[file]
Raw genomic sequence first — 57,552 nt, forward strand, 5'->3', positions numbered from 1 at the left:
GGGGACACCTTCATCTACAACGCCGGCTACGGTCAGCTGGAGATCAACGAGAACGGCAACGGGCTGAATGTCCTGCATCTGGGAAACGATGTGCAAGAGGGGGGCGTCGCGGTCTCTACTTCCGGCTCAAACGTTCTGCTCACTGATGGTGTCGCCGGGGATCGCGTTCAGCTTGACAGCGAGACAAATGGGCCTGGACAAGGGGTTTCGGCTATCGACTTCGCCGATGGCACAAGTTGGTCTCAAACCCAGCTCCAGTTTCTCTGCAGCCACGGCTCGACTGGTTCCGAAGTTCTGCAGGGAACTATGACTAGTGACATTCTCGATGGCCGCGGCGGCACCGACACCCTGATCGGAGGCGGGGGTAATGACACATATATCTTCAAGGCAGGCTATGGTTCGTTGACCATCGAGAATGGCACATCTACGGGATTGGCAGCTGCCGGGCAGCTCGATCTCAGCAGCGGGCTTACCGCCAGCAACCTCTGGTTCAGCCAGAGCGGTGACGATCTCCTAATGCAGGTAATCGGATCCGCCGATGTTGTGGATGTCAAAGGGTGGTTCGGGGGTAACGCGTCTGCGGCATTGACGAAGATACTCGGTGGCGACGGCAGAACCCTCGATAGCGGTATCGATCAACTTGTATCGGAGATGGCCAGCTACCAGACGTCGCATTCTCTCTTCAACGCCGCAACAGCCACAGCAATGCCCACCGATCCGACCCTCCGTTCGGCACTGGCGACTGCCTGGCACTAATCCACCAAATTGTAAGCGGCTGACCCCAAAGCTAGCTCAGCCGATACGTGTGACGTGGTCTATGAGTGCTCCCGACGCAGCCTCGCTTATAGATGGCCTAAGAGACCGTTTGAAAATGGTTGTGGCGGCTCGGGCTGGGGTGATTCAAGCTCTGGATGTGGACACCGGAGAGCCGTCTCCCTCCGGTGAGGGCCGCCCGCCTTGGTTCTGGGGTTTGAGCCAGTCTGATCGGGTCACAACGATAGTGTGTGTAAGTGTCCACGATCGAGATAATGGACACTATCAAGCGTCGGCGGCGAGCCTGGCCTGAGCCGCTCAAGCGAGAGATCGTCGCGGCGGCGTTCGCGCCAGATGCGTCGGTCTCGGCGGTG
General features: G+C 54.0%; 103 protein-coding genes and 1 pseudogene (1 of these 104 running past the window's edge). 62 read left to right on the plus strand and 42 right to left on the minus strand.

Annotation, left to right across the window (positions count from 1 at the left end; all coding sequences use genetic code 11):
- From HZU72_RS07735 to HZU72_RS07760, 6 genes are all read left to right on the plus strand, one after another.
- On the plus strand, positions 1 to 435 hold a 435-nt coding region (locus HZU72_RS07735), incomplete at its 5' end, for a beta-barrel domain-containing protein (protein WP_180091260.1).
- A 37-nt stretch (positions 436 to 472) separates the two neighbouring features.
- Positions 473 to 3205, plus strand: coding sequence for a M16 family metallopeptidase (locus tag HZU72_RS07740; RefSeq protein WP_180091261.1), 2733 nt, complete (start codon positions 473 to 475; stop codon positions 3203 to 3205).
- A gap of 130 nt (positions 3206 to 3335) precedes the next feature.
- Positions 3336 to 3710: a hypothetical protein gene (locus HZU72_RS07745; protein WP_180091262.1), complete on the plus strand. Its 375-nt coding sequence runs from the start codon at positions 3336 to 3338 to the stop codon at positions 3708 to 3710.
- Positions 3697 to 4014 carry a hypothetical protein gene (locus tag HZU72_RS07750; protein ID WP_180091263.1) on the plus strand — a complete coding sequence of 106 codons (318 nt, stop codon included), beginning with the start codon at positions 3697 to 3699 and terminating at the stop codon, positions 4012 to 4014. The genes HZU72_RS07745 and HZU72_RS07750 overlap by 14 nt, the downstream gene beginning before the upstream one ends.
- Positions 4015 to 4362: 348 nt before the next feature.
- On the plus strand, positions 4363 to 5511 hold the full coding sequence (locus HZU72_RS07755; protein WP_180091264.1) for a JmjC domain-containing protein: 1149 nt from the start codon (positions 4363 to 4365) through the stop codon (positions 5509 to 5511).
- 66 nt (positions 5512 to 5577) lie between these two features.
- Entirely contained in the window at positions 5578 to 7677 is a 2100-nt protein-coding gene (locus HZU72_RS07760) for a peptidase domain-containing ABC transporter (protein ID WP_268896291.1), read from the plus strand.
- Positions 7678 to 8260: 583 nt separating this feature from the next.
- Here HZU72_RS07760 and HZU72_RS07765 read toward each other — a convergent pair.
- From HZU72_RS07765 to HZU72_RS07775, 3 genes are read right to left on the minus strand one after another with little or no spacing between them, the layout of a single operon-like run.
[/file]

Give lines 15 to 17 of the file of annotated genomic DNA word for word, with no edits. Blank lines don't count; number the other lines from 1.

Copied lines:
- Entirely contained in the window at positions 5578 to 7677 is a 2100-nt protein-coding gene (locus HZU72_RS07760) for a peptidase domain-containing ABC transporter (protein ID WP_268896291.1), read from the plus strand.
- Positions 7678 to 8260: 583 nt separating this feature from the next.
- Here HZU72_RS07760 and HZU72_RS07765 read toward each other — a convergent pair.